The people I knew who had these Escorts all had “Pony” or “L” versions and bought strictly for price. Anyone who could have afforded a GT would have bought a Civic or Corolla instead.

    • 0 avatar
      Jeff S

      The Pony versions around where I live were big sellers and they were the basest of the base with no radio, no air, and nothing extra. A lot of them were bought for teenagers or as a commuter car. Cannot find anything on today’s market that stripped.

      • 0 avatar

        Two of my college friends had Ponys, both bought several years before because they were dirt cheap. Both of them proved reliable and cheap to run, but they were egregious penalty boxes even by the standards of the time.

    • 0 avatar

      Sure as long as you didn’t mind spending over $10K for a CRX or FX16. And good luck finding a base model. Japanese dealers were gouging hard, thanks to heavy import restrictions. Buyers likely paid lots over.

      • 0 avatar
        Jeff S

        Sounds like the overall car buying experience of today pay above MSRP or get on a long waiting list to buy a new vehicle. Back in the 80s it was the quotas on Japanese vehicles but at this time you had Hyundai and Yugo enter the market. Maybe history doesn’t repeat itself exactly but it rhymes.

  • avatar

    I’ve always loved the classic, timeless look of these. So 80s / vintage / retro-chic. I would totally rock one of these in great shape and wear neon-swoosh parachute pants. Love!

  • avatar

    Forty years ago cars were still made from stamped steel (heavy and prone to corrosion). By 2022 this technology would clearly be obsolete, as fuel economy became a much higher priority for U.S. consumers.

    But seriously, check out all the progress we’ve made:

    In 2022, you can purchase a Ford (more than one) which gets a whopping 11 mpg city on E85 — that’s Super Amazing.

    • 0 avatar

      It’s amazing how those 3 spd slushboxes contributed to poor MPGs (up to 6 MPG worse than a comparably equipped 4/5 spd manual) yet most people ignored it because gas was cheap and most likely they were coming from either a V8 or V6 RWD vehicle that got half the mileage of a brand new Escort.

    • 0 avatar

      @ToolGuy – you need to do an apples to apples comparison.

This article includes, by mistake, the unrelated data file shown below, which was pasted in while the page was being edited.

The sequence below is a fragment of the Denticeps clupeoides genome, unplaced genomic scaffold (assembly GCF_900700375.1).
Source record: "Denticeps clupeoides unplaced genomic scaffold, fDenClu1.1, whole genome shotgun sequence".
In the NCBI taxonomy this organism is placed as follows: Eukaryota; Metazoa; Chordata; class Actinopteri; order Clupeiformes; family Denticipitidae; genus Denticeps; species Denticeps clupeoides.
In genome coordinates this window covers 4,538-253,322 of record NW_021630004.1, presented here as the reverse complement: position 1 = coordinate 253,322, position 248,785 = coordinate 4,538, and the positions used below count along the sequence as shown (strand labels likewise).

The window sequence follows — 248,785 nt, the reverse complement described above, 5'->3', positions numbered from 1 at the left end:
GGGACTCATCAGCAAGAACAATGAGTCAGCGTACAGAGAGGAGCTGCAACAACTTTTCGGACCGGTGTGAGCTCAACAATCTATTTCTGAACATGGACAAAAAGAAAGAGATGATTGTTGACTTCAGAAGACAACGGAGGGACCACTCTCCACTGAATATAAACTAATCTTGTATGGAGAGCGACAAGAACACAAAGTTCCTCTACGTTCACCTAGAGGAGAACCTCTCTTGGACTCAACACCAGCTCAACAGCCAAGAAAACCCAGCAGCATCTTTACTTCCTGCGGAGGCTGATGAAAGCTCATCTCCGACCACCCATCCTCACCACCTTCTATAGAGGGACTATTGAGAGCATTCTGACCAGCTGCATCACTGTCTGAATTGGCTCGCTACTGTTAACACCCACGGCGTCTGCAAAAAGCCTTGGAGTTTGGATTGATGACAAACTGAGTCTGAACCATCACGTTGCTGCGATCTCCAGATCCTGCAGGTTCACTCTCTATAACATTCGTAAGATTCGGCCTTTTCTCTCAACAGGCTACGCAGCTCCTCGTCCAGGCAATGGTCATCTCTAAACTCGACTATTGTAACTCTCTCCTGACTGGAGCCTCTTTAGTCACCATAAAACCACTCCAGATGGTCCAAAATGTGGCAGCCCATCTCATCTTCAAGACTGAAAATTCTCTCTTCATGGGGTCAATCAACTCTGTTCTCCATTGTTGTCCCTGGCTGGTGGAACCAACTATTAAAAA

A 1986 Ford F150 Pickup 4WD 5.0 L, 8 cyl, Automatic 4-spd, Regular Gasoline yielded 14 mpg combined.

      A 2022 Ford F150 4WD 5.0 L, 8 cyl, Auto 10 spd, regular gasoline yields 19 mpg.

      That may not seem like much but look at performance numbers of the 5 litre engine:
      1996: 185hp and 270 lb.ft. torque. A video I found put 0 – 60 mph at 10 seconds. Reg cab long box.
      2022:400 hp and 410 lb.ft. torque. A supercrew short box 4×4 0 – 60 mph is 6.2 seconds.

      The 2022 truck is roughly 35% more fuel efficient with over double the horsepower.

  • avatar

    I actually helped my little sister get into one of these. The value for money was very good, and while the looks wrote a sportiness check the car couldn’t cash, it succeeded as a surprisingly comfy cruiser with a nice level of standard equipment and gave her 100,000 good miles.

  • avatar

    Friend of mine had a black 87 just like this one, which I had plenty of opportunity to drive because he liked to drink, and he had already been pinched for a DUI. In an era when most cars were slow, it felt fast. Handling was pretty OK. 195/60HR15 tires on alloys were something special back then. Had my #1 scariest near miss in that car driving us home from a Foreigner concert. I was able to quickly evade a wrong way driver on a two lane road by escaping to the gravel shoulder. Yikes

  • avatar

    While it was a 95 and not the 86 of this article, I very much liked my Escort. It was a replacement for the 84 Shelby Charger I had at the time (early 2000s). My main criteria for the replacement was interior room for hauling sound gear and mpg that would match the Shelby. The 95 Escort wagon ticked both boxes. I really enjoyed driving it as my DD and only got rid of it due to the rear ‘shock towers’ showing the deteriorating effect of rust – gravity was the only true thing that was keeping the rear suspension in check. Don’t remember the mileage it had when bought used – from a policeman nonetheless, but it was well into the mid 200k miles when I somewhat reluctantly drove to my local junkyard which gave me something like $125 for it.

  • avatar

    I bought one new in the Fall of ’85. My first new car. Black with the gray interior like the one in the pics. I loved that little car. It felt quick and fun for the time period. Although the article lists 108 hp and an available AT, I thought it was 110 hp and you could not get the AT on the GT. Not totally sure on the hp but I never saw an AT on any of the GT’s at that time.

  • avatar

    I will make this quick – I was stupid enough to buy one of these new off the lot. I believe mine was a “87” model but looked just like this one – was even black and a manual. What a piece of crap it was. I do not even have it in me to flare up my ptsd buy talking anymore about it – What a turd!